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East Africa

The following territories constitute East Africa:

  • Tanzania, Kenya, Uganda, Rwanda and Burundi, also at times referred to as countries in Central East Africa or countries of the African Great Lakes region and are members of the East African Community. Burundi and Rwanda are sometimes also considered to be part of Central Africa.
  • Djibouti, Eritrea, Ethiopia and Somalia are also part of East Africa and is often referred to as countries belonging to the so-called “Horn of Africa.”
  • The Comoros, Mauritius and Seychelles – island nations in the Indian Ocean are also part of East Africa. So to are Réunion and Mayotte (French overseas territories).
  • Mozambique and Madagascar – often mistakingly considered part of Southern Africa, is also part of East Africa. So to are Malawi, Zambia and Zimbabwe.
  • While technically part of East Africa, ElicitAfrica has included Egypt as part of North Africa, So to Sudan and South Sudan (relatively newly independent from Sudan) because they are part of the northern Nile Valley.


From the Maasai Mara plains of Kenya to its sparkling beaches, from the mountain gorillas of Rwanda to its stunning Nyungwe forest, and from the misty mountains of Uganda to its mosaic of cultures, East Africa offers visitors unparalleled opportunities for adventure, relaxation and culture. With the Borderless Borders partnership, travellers can now enjoy all three countries with a single visa.

Take advantage of the East African Community Visa. For $100, you can get a tourist visa to Uganda, Kenya and Rwanda. The visa is valid for 90 days and can be obtained at any consular office or the participating nations.


Before travelling to East Africa, consult a doctor or travel clinic to find out if you need to take anti-malaria medication. You should do this even if you have travelled to Africa before, as medications can change. Malaria also develops resistance to drugs over time. Even if you grew up in a malaria area without catching it, there is a risk that you might catch it when you go back to visit because the resistance you might have built up could have dissipated.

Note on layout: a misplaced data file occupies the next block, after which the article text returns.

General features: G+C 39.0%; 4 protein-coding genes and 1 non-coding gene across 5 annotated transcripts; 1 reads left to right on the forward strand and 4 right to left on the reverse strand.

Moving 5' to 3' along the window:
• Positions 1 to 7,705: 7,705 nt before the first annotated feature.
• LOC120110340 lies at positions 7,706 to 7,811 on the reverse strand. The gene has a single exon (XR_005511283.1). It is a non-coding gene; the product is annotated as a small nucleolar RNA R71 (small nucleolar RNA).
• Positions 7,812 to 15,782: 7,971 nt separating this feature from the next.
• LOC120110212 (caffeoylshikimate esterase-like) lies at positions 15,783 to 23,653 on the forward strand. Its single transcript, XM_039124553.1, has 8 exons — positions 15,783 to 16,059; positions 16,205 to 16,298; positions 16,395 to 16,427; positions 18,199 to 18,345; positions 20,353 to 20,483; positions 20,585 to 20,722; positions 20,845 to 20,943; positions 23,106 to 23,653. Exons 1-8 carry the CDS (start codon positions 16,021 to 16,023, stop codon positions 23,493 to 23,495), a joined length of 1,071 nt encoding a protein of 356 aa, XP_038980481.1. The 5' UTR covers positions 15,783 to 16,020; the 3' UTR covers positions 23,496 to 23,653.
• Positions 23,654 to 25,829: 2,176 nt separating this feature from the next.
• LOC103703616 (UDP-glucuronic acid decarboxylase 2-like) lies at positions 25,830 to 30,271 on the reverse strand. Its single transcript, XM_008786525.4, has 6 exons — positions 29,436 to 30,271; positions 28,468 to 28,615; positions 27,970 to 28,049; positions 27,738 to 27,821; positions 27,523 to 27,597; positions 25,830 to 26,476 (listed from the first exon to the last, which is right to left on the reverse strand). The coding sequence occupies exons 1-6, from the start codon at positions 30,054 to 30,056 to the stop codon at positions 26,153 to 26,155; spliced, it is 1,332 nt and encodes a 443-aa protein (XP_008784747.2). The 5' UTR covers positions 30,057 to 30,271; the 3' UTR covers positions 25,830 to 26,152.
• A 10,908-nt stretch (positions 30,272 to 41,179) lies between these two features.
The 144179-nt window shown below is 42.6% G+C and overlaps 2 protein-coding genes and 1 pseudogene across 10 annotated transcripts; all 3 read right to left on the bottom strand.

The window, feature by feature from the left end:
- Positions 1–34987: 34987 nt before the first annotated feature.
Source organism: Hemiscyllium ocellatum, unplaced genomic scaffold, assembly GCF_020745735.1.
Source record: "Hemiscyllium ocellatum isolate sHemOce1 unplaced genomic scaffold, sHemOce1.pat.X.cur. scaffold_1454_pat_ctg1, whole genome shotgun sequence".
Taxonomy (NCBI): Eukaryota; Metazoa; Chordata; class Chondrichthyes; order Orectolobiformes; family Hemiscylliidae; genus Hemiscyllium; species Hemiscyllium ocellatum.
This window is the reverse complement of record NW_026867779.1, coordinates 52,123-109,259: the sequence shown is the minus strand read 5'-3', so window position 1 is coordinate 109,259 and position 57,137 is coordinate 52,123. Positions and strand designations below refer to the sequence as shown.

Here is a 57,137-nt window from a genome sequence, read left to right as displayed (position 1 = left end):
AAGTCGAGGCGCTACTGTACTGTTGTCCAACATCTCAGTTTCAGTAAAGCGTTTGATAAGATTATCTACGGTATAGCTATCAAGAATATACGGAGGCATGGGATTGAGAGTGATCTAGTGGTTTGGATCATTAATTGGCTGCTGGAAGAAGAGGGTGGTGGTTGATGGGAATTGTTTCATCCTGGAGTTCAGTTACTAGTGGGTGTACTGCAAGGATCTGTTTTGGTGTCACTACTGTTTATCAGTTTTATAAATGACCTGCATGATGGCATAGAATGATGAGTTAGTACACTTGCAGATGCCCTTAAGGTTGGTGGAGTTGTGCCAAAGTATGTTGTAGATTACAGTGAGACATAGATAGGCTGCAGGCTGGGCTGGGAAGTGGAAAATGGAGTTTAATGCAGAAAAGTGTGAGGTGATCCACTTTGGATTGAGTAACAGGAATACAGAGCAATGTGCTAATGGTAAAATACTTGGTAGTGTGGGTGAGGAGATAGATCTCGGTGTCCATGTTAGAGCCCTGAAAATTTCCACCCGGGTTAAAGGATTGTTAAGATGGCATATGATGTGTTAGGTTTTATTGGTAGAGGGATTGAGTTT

It is important to note that no preventative measures are 100% effective but should not be a reason not to travel to Africa. 

Should you suffer from flu-like symptoms such as headache and fever 7 to 20 days after visiting an endemic area, consult a medical professional.

Malaria can be prevented by preventing mosquito bites. 

  • Wear long-sleeved shirts, long trousers, socks and closed shoes in the evenings. Mosquitoes are active in the early evening.
  • Apply insect repellents to exposed skin areas every 4-6 hours.
  • Burn insecticide oils or electrically heated insecticide tablets in the bedroom at night.
  • Spray knock-down insecticide for flying insects inside the bedroom in the early evening with windows/doors closed if there are no window screens.
  • Screened mosquito proof windows and doors and Mosquito nets guard against Mosquito bites.

What form of medication should you take?

The names of medication vary from country to country. We strongly suggest contacting a travel clinic at least one month before you leave for Africa.

Travel to Malaria areas is not recommended during pregnancy.

Also consider that Malaria has a faster and harsher effect in infants and young children.